As I was reading this Scripture again this line stuck out at me: “Because of this, I’m reminding you to revive God’s gift that is in you through the laying on of my hands. God didn’t give us a spirit that is timid but one that is powerful, loving, and self-controlled.”

It’s Paul’s reminder that “God didn’t give us a spirit that is timid” that I think he knew Timothy needed to hear. And to know why, you have to sort of follow Timothy throughout the New Testament. You have to know that Paul had once written to the church at Corinth ahead of Timothy and said, “When Timothy comes, see that you put him at ease among you, for he is doing the work of the Lord.” In other words, “Hey, Timothy can be a little shy, a little timid, so make him feel at home because he’s a good guy.”

In other places Paul talks about Timothy’s stomach aches and how he gets sick a lot, and he tries to help him to feel better. He even tells him to drink a little wine to help his stomach, which I think was probably more about quieting his nerves a little bit. The overall picture is of a young man who was sometimes a little reserved, and a little unsure.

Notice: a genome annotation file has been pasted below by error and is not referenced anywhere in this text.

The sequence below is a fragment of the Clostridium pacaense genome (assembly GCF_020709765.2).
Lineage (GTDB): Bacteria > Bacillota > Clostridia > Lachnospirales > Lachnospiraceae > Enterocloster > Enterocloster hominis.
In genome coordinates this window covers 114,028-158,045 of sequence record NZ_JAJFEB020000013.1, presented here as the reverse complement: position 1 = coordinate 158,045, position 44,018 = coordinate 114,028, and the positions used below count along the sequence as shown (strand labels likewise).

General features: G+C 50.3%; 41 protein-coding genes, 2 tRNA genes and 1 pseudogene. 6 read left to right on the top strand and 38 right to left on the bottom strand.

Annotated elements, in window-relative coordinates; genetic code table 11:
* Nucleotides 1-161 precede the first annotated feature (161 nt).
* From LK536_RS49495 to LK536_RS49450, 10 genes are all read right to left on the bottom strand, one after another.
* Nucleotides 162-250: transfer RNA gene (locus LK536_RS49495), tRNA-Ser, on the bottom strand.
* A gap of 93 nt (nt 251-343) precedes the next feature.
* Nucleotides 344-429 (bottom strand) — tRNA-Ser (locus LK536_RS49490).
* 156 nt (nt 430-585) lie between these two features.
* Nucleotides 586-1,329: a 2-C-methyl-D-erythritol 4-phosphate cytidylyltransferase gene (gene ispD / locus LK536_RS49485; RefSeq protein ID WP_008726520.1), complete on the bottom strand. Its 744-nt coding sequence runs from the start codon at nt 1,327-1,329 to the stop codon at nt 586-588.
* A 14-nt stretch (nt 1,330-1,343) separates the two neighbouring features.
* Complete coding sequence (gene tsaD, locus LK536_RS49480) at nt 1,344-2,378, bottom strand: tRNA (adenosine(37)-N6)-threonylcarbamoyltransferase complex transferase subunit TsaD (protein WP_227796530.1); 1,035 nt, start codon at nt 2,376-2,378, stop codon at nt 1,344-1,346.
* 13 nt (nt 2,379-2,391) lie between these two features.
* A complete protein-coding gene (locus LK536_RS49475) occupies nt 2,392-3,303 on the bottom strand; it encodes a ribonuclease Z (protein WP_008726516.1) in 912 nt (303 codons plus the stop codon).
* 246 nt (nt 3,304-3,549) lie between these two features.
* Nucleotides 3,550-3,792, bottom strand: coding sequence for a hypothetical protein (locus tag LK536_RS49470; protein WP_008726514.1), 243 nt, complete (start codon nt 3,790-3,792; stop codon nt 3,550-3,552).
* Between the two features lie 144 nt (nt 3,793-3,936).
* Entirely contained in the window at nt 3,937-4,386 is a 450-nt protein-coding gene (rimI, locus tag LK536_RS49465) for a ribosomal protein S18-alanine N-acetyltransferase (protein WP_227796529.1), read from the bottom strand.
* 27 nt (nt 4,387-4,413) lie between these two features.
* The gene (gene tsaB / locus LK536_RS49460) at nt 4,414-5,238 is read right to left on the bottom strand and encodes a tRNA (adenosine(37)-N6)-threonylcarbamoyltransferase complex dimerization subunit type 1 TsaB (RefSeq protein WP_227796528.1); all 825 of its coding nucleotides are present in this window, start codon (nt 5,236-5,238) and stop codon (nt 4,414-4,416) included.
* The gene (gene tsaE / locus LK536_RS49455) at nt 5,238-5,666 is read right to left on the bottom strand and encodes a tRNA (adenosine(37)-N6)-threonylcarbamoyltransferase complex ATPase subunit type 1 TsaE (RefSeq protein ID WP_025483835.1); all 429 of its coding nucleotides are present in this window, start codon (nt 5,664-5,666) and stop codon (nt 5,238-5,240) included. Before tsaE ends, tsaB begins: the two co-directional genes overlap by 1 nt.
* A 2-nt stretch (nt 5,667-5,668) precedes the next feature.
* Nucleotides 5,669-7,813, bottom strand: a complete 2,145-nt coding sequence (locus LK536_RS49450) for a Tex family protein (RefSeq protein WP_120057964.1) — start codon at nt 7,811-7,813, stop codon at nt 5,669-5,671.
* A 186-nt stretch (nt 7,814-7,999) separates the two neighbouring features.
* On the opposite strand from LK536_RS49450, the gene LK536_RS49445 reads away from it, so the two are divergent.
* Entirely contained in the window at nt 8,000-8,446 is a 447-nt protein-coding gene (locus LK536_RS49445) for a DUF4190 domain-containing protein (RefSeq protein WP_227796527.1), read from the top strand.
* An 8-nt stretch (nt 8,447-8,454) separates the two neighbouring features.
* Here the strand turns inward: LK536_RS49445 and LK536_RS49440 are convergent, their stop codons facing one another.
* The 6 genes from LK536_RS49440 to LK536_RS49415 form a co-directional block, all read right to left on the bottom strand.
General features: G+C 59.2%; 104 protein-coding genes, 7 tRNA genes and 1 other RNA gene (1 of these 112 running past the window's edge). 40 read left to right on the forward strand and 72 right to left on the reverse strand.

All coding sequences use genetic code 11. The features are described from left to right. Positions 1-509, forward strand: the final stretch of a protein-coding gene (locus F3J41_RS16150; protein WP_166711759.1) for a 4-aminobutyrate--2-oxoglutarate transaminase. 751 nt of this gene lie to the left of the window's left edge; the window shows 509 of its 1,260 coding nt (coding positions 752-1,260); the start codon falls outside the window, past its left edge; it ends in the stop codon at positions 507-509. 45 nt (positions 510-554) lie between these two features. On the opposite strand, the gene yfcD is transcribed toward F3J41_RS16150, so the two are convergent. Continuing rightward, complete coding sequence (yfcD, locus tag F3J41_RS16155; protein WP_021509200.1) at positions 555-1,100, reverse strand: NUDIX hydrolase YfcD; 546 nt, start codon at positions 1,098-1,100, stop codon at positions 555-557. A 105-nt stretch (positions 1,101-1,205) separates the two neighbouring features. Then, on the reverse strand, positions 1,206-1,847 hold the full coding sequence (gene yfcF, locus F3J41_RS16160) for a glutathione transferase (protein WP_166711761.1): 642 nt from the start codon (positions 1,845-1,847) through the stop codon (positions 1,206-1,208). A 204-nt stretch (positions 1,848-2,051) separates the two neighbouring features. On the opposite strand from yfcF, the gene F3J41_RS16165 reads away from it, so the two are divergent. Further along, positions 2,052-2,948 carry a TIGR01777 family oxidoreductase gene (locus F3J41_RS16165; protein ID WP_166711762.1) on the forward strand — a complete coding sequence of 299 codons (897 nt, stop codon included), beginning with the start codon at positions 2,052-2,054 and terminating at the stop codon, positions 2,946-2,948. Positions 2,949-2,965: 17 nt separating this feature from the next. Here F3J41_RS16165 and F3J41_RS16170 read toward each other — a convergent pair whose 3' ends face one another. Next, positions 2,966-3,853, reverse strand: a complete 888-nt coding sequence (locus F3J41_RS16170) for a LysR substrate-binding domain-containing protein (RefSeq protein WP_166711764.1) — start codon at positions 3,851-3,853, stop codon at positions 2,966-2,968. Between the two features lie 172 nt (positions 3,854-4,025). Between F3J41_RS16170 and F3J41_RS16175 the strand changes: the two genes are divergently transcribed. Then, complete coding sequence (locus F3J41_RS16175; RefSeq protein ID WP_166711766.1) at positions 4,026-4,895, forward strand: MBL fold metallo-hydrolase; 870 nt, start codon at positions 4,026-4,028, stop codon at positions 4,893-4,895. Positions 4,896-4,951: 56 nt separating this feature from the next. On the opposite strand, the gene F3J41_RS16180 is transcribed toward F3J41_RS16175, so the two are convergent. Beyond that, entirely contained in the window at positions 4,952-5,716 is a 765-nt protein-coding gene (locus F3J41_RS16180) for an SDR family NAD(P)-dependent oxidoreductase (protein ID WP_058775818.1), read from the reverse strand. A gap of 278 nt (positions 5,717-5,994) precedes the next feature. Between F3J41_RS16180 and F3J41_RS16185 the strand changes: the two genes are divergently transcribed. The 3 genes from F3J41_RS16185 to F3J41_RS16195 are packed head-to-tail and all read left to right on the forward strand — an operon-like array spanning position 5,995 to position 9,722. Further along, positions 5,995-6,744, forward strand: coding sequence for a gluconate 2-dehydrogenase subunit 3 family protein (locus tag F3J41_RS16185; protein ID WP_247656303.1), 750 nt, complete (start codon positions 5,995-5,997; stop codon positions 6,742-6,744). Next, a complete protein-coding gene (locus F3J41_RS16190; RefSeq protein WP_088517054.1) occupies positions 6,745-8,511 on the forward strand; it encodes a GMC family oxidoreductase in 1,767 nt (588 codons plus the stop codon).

But he was also the guy who Paul trusted with some big things, because Paul knew that Timothy was faithful, and that with the help of the Holy Spirit he could do them. And so with his mentor in jail, awaiting what they all knew would probably be his martyrdom, Timothy is standing on this turning point, and he is wrestling between courage and timidity.

To put it another way, he is holding on to the good things that he has been given to protect, and he is having to make a decision about whether to box them up for safekeeping, maybe for someone else to use, or whether to step up, and trust in the power of the Holy Spirit to give him the strength he needs.

I think about Timothy, and I think about the mainline church. We have been given such a good thing in our faith. And we have held on to it. But sometimes we have also had a spirit of timidity. We have been afraid of risk and been afraid of failure, just as he must have been. And so sometimes we’ve needed this kind of reminder that the faith that we have been entrusted with is not a retiring one, but is one that is as Paul says “powerful, loving, and self-controlled”.